Home Fire Safety Tips
Don't wonder what you would do in a fire emergency - know! Fire is the fourth largest accidental killer in the United States. It is also the disaster that families are most likely to experience. Is your home fire safe?
Kitchen Fire Safety
Watch what you put on the stove. An electric coil reaches a temperature of 800 degrees. A gas flame goes over 1000 degrees. Your dishtowel or potholder can catch fire at only 400 degrees. So can your bathrobe, apron, or other loose clothing! You should never put anything on the stove you don't want to heat and never leave cooking unattended. Clean exhaust hood and duct over the stove regularly. Wipe up spilled grease as soon as the stove's surface is cool. Keep a fire extinguisher mounted nearby. Watch your children closely while in the kitchen; keep all pot handles pointed toward the back of the stove and use back burners whenever possible. Never pour water on a grease fire-it scatters the flame. Cover the pot with a lid or close the oven door and turn the stove/oven off.
Learn how to use your fire extinguisher before there is an emergency. Keep a fire extinguisher in the kitchen, garage and workshop. Purchase an ABC type for extinguishing all types of fires. Remember, use extinguishers on small fires only. If there is a large fire, get out immediately and call your fire department.
The Fire Department offers fire extinguisher training to residents and business owners. If you would like to schedule a class, please contact Valerie Snyder at (817) 748-8173.
Install a smoke alarm on each level of your home or apartment and in every sleeping area. Smoke is responsible for 3 out of 4 fire deaths. Keep smoke alarms dust-free and change batteries at least once a year. Test all smoke alarms once a month.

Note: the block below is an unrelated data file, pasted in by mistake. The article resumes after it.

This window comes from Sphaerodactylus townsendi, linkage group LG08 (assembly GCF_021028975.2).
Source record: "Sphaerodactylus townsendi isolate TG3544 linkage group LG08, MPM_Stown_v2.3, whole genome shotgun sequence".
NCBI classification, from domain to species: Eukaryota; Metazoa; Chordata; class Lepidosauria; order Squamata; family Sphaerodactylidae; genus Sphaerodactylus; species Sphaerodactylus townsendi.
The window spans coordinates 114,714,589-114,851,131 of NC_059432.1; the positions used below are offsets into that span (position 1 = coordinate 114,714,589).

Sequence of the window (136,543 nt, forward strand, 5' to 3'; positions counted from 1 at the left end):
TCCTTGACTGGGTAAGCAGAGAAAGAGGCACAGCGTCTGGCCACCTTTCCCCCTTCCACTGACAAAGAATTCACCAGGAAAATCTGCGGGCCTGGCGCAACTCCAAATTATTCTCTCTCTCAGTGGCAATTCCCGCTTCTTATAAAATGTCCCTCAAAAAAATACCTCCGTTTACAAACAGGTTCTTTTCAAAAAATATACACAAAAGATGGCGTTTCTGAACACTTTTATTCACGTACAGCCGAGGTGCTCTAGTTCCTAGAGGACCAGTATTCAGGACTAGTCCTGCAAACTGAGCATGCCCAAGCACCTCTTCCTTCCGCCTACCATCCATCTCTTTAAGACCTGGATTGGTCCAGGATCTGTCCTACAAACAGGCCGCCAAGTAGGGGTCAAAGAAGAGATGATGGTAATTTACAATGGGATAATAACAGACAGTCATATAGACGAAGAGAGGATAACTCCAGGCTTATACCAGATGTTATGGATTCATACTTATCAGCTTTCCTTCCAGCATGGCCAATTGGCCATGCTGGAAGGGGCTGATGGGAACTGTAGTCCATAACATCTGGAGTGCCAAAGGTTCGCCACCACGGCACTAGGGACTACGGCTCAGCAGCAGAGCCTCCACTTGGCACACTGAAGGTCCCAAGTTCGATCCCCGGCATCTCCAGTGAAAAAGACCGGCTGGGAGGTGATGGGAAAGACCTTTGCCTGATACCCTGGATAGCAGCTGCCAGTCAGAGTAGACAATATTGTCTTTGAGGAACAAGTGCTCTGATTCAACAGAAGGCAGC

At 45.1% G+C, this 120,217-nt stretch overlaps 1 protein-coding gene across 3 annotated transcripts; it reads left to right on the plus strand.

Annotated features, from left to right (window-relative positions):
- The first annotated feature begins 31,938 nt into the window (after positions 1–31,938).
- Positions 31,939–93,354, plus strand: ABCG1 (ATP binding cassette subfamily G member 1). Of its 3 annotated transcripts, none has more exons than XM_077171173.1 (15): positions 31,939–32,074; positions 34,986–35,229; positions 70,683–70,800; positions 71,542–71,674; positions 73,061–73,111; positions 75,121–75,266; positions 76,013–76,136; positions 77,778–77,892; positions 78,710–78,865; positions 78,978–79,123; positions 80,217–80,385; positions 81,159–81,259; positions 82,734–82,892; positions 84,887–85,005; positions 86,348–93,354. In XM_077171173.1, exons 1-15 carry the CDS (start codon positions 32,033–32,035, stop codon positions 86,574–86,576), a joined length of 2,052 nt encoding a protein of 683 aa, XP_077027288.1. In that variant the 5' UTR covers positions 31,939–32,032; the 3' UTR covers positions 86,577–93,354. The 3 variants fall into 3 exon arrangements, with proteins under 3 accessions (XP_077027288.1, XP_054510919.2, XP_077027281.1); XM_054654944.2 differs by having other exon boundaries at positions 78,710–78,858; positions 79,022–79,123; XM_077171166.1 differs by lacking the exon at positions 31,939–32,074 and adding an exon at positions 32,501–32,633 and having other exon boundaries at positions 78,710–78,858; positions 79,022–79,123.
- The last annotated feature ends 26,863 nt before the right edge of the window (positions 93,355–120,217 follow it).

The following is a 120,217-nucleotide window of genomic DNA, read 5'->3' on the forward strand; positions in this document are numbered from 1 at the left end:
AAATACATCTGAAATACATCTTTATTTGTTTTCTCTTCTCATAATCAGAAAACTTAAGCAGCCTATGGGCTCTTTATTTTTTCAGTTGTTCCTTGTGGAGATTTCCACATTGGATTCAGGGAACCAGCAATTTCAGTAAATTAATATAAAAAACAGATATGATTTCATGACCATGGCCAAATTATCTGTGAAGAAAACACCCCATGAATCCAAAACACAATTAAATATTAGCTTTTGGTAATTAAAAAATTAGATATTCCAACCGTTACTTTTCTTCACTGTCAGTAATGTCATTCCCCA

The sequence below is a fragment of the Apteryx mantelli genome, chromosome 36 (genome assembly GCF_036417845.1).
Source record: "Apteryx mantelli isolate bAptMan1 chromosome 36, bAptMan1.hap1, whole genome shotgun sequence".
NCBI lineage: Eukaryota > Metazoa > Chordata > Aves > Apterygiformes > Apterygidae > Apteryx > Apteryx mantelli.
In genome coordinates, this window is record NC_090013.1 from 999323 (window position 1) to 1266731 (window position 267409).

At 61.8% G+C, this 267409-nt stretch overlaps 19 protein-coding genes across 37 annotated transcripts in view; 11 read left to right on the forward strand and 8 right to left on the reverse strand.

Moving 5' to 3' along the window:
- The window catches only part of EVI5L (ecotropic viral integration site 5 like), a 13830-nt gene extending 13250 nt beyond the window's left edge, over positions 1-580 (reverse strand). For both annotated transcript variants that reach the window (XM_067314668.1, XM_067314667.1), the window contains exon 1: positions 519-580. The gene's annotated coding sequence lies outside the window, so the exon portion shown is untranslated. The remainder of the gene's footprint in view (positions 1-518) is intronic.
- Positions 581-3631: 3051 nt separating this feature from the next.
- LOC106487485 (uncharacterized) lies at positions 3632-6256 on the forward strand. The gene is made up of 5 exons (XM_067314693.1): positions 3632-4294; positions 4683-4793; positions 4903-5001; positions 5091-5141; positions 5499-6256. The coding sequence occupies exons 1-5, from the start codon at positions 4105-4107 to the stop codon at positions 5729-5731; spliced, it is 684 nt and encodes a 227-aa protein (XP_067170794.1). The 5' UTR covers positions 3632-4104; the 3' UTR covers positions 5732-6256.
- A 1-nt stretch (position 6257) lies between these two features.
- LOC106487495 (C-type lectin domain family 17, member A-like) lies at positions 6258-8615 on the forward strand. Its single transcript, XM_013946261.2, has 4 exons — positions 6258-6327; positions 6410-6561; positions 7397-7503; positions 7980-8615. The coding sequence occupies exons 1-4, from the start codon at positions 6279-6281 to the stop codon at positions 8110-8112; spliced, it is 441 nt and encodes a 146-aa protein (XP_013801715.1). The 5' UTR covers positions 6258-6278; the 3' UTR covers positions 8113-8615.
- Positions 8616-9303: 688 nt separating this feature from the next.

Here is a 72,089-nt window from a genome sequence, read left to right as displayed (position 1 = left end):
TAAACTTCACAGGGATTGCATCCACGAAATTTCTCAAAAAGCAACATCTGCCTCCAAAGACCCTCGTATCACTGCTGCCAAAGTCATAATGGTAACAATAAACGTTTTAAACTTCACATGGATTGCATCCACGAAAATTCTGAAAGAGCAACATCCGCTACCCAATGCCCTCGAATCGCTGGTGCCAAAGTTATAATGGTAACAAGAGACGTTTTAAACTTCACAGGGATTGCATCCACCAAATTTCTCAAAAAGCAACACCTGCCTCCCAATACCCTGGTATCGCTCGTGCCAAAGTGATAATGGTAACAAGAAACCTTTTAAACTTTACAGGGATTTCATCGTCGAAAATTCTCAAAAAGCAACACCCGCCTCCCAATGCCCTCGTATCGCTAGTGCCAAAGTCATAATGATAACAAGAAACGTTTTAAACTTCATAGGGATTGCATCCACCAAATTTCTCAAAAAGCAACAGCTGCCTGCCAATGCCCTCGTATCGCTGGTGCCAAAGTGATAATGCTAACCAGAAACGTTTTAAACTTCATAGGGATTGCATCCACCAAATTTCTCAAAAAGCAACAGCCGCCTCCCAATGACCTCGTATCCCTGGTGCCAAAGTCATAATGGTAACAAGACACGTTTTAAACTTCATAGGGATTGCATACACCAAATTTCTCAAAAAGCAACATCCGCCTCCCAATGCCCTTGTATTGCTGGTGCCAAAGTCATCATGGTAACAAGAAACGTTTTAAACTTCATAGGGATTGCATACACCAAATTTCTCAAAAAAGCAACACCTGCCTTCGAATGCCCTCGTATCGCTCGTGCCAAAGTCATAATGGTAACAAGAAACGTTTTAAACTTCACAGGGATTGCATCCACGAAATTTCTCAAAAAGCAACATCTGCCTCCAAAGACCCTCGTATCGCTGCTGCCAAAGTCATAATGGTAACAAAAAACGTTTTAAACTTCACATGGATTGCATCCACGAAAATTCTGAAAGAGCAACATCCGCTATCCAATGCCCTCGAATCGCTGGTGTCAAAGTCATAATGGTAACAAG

In many older homes, the capacity of the wiring system has not kept pace with today's modern appliances. Overloaded electrical systems invite fire. Watch for those overloaded signals and dimming lights when an appliance goes on. Slow-heating appliances (like a toaster.) Fuses blowing frequently. Check for frayed insulation, damaged cords, loose connections, and loose wall receptacles.
Never put synthetic fabrics, plastic, rubber, or foam in your dryer because they retain heat. Clean the lint screen before and after use. Dryers must be vented to the outside and plugged into their own outlet. Never leave home with the dryer running.
In Case of Fire
The first thing is not to panic—open doors carefully only after feeling them to see if they are hot. Stay close to the floor as smoke and hot gases rise. Breathe through a cloth and take short, shallow breaths. Follow your pre-planned escape route. Remember, being prepared could save your life and those you love!